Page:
The earliest motorized American fire engines, which appeared around 1910, used an engine called the T-Head: a single row of four to six pistons were cast in sets of two in the shape of a large “T”. One side of the T contained valves for the fuel intake, and the other side had valves for the exhaust. It was a simple matter to remove the valves, and the twin cylinders could also be disconnected from the engine’s crank case.
T-heads were easy to repair but operated at a fairly low RPM, which made it difficult to match to the speed of a centrifugal pump. They were also expensive to build because of the difficulty of casting the pairs of cylinders without flaws.
During the late 1920s and early 30s new engine designs appeared—the L-Head and the V-Head. L heads were more compact and employed less expensive cylinder heads. V’s arranged their cylinders in two banks which greatly reduced the length of the crank shaft. This engine uses a V-12 engine which was designed in 1931.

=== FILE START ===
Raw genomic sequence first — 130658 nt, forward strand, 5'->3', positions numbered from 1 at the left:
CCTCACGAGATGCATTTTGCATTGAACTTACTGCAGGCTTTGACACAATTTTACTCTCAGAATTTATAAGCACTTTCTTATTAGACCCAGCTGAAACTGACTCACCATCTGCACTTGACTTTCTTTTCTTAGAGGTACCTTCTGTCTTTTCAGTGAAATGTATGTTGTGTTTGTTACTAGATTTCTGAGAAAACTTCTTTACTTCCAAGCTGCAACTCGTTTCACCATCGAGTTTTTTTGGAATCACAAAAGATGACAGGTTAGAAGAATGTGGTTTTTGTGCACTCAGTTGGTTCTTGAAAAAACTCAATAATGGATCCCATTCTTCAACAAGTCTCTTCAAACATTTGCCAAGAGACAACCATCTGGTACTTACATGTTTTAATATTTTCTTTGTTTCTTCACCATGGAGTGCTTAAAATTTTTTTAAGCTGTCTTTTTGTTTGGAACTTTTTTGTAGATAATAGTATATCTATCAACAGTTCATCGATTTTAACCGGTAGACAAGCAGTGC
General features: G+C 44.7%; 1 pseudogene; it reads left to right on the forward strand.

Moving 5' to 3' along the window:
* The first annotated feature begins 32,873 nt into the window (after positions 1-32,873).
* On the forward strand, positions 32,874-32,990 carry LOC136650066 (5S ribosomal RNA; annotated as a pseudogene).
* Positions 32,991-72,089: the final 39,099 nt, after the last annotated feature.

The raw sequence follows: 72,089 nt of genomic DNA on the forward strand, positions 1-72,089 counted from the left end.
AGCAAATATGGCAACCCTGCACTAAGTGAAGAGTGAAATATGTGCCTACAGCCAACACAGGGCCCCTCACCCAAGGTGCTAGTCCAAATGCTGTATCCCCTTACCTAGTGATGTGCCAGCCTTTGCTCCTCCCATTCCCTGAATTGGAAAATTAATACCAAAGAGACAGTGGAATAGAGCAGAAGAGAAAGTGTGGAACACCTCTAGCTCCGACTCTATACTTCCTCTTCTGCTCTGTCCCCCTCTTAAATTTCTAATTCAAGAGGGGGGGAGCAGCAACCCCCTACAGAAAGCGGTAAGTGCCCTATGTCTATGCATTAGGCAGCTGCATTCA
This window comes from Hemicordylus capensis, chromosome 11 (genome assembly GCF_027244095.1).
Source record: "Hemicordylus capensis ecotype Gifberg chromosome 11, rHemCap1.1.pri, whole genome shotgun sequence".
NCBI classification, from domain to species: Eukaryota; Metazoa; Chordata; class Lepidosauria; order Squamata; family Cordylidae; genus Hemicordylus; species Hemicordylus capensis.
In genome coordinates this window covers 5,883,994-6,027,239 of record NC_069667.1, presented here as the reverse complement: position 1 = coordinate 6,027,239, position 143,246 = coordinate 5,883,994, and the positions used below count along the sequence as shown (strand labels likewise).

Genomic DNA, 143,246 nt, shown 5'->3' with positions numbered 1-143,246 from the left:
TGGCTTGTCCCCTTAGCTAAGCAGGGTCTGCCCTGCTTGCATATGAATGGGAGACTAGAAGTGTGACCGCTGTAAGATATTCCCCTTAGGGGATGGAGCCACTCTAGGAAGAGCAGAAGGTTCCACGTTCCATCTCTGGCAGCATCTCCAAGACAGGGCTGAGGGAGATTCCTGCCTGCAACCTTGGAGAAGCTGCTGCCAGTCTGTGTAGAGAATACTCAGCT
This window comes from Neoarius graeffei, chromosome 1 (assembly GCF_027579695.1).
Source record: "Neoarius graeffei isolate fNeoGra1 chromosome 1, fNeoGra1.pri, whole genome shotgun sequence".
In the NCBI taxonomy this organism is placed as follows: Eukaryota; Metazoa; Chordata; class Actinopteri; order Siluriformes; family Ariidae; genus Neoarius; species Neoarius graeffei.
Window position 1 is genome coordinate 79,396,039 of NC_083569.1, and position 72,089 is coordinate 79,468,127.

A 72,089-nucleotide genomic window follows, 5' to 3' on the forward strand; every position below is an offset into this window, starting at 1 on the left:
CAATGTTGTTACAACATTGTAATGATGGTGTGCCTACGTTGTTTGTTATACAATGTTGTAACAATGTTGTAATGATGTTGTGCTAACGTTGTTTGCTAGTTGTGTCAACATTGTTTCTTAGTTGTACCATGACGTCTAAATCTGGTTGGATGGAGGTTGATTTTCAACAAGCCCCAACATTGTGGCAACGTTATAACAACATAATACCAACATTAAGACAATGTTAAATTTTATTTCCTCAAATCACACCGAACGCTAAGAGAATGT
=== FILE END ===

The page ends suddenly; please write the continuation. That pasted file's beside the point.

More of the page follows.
The American La France Type 400 Senior appeared in 1934 as the nation’s most advanced fire engine, with powerful pumps and the huge, powerful V-12 motor.
Of equal impact was the engine’s design, which was based on the styling of the elegant Packard, Cadillac and Duisenberg automobiles of the 30s. Less than 200 of the pricy rigs were built between 1934 and 1938, when La France introduced a new model.
This engine was used in Burlington, Iowa and was completely restored by Mr. Bernie Lowe. Bernie donated the rig to the Hall of Flame in May of 2009.